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Interest rates held again but QE has 'blown hole' in pensions

Simon Ward
by Lovemoney Staff Simon Ward on 08 March 2012  |  Comments 11 comments

The Bank of England has held interest rates at their record low as a pensions body warns of the effects of quantitative easing on company schemes.

Interest rates held again but QE has 'blown hole' in pensions

The Bank of England has held the base rate at its record low of 0.5% once again, as a pensions body warns its quantitative easing (QE) programme is hitting pensions.

The National Association of Pension Funds (NAPF) says companies have needed to pay out an extra £180 billion to plug the gap caused by the first round of QE on final salary pension schemes.

And it says the second round, started six months ago, has added another £90 billion to that bill.

This is because the Bank of England’s QE programme involves buying government bonds (also known as gilts), pushing down their yield.

Pension scheme liabilities are calculated using gilt yields. If gilt yields are low, pension funds will need more assets to pay sufficient income to pensioners in the future. So if yields are low, pension liabilities rise and we see deficits.

The collective deficit of the UK’s final salary pension schemes now stands at £255 billion, according to the Pension Protection Fund. But a year earlier there had been a surplus of £22 billion.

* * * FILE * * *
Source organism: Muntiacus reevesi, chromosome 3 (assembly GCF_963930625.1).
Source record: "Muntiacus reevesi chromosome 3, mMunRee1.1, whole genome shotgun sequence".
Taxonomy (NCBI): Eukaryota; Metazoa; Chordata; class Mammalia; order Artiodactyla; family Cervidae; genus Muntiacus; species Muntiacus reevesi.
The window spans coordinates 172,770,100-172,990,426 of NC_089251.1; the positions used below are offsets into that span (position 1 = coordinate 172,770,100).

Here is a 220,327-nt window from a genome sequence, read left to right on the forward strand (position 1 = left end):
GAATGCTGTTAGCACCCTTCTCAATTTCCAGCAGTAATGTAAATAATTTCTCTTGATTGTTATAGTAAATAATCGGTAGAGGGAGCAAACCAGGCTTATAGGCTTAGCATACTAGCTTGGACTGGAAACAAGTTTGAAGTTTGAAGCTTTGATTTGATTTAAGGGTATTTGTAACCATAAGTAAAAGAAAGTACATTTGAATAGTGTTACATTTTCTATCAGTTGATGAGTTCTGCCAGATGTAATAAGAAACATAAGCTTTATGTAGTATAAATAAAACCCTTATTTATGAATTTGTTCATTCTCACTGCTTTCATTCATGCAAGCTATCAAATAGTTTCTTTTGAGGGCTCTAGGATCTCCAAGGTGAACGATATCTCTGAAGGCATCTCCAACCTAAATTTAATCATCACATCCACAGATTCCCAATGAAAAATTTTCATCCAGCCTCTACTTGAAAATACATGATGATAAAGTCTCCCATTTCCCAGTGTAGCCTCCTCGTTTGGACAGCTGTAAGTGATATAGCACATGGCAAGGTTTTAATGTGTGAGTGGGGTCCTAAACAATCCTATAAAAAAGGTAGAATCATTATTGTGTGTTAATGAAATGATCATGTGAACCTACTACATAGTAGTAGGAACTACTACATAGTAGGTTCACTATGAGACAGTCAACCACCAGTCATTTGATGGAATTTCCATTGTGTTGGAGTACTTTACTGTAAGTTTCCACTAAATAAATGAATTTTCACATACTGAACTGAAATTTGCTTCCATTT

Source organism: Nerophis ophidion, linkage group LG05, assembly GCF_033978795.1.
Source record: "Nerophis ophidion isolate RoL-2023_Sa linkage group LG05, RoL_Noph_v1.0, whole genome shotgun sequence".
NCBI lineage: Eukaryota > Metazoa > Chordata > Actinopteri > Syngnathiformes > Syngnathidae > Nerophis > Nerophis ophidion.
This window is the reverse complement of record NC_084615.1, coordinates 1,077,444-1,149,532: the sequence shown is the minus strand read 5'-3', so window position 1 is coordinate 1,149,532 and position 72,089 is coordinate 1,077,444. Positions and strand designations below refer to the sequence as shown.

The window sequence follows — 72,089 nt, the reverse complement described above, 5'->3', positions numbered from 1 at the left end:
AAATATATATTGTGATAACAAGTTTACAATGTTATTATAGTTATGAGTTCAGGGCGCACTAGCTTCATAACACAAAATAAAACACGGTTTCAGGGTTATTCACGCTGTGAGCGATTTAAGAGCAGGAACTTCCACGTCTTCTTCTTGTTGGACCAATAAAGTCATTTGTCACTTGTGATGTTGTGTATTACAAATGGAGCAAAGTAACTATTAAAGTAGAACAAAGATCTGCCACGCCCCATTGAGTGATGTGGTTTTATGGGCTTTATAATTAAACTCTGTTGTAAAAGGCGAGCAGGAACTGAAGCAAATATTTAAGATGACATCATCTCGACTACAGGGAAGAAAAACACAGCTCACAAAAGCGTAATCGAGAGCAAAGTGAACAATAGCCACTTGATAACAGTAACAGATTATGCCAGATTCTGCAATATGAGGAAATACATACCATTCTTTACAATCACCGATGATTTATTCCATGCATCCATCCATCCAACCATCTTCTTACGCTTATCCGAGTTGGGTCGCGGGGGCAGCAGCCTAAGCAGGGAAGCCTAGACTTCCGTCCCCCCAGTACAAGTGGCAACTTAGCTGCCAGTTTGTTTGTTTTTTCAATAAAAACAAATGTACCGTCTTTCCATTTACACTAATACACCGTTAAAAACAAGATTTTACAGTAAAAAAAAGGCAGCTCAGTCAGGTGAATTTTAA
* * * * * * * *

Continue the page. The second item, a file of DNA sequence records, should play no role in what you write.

The NAPF wants the pensions regulator to calculate pension liabilities by using a more generous measure, such as the return on corporate bonds.

There’s also the issue of falling annuity rates, also determined by gilt yields, which mean new pensioners are seeing their retirement income drop.

The NAPF estimates that someone with a £26,000 pension pot retiring today would receive 22% less retirement income, or £440 a year, than someone who bought an annuity four years ago.

Last month, the Bank of England announced a further £50 billion of QE as it tries to revive the ailing economy.

If you’re getting to the stage where you’ll be buying an annuity soon, make sure that you check out lovemoney.com’s free annuity calculator. It will search the market for the best annuity for you and it will take into account any health or lifestyle issues that you may have.

More on pensions and annuities:
Annuity mess cuts average pension by 30%

Some good news on annuities
Six steps that will treble your pension

Tax raid could cut your pension by £3,000 a year

How to consolidate your pensions

A nice pensions loophole

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Comments (11)

  • OorWullie
    Love rating 38
    OorWullie said

    The decomposition started under Margaret Thatcher's jurisdiction when in 1982 she altered the indexation-linkage to State pensions and benefits which, of course, affected other aspects to life from which we have never recovered. She set in progress an annual devaluation to pensions and benefits which New Labour, under 'President' Blair, opted not to rectify. The effect of this created today's underclass and has made pensioners, those who contributed throughout their productive years with the promise of an inflation-proof pension, into paupers as, each year since, pensions and State benefits have devalued annually; she was some dame! She has probably done more harm to the UK than anyone else, even 'President' Blair!

    Report on 13 March 2012  |  Love thisLove  1 love
  • MikeB55
    Love rating 6
    MikeB55 said

    Somebody has to pay the gambling debts of the bankers and give them big salaries and bonuses. Mr Diamond even got his tax paid by the bank - wass this amount taxed?

    Report on 10 April 2012  |  Love thisLove  0 loves

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